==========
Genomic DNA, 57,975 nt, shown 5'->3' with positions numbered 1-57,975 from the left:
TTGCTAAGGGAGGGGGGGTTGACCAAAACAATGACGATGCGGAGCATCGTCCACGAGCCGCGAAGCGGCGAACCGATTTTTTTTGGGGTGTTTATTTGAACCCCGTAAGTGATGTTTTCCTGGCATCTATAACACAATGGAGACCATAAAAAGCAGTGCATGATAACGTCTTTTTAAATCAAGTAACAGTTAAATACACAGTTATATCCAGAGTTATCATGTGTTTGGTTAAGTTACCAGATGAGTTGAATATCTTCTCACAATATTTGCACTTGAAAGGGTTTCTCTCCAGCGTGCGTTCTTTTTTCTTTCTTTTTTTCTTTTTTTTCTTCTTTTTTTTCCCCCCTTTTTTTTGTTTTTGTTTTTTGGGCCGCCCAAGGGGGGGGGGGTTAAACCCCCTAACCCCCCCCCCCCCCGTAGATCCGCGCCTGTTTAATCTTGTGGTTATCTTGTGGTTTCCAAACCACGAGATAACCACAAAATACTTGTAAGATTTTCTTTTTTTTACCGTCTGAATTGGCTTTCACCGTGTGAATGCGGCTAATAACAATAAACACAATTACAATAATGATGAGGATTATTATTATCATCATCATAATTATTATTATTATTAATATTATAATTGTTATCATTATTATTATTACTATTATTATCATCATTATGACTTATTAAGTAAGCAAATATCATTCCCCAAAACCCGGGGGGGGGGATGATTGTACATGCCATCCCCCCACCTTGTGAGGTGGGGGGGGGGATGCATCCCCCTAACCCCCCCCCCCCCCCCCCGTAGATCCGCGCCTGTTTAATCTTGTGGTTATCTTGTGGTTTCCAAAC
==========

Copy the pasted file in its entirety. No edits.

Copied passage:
Genomic DNA, 57,975 nt, shown 5'->3' with positions numbered 1-57,975 from the left:
TTGCTAAGGGAGGGGGGGTTGACCAAAACAATGACGATGCGGAGCATCGTCCACGAGCCGCGAAGCGGCGAACCGATTTTTTTTGGGGTGTTTATTTGAACCCCGTAAGTGATGTTTTCCTGGCATCTATAACACAATGGAGACCATAAAAAGCAGTGCATGATAACGTCTTTTTAAATCAAGTAACAGTTAAATACACAGTTATATCCAGAGTTATCATGTGTTTGGTTAAGTTACCAGATGAGTTGAATATCTTCTCACAATATTTGCACTTGAAAGGGTTTCTCTCCAGCGTGCGTTCTTTTTTCTTTCTTTTTTTCTTTTTTTTCTTCTTTTTTTTCCCCCCTTTTTTTTGTTTTTGTTTTTTGGGCCGCCCAAGGGGGGGGGGGTTAAACCCCCTAACCCCCCCCCCCCCCGTAGATCCGCGCCTGTTTAATCTTGTGGTTATCTTGTGGTTTCCAAACCACGAGATAACCACAAAATACTTGTAAGATTTTCTTTTTTTTACCGTCTGAATTGGCTTTCACCGTGTGAATGCGGCTAATAACAATAAACACAATTACAATAATGATGAGGATTATTATTATCATCATCATAATTATTATTATTATTAATATTATAATTGTTATCATTATTATTATTACTATTATTATCATCATTATGACTTATTAAGTAAGCAAATATCATTCCCCAAAACCCGGGGGGGGGGATGATTGTACATGCCATCCCCCCACCTTGTGAGGTGGGGGGGGGGATGCATCCCCCTAACCCCCCCCCCCCCCCCCCGTAGATCCGCGCCTGTTTAATCTTGTGGTTATCTTGTGGTTTCCAAAC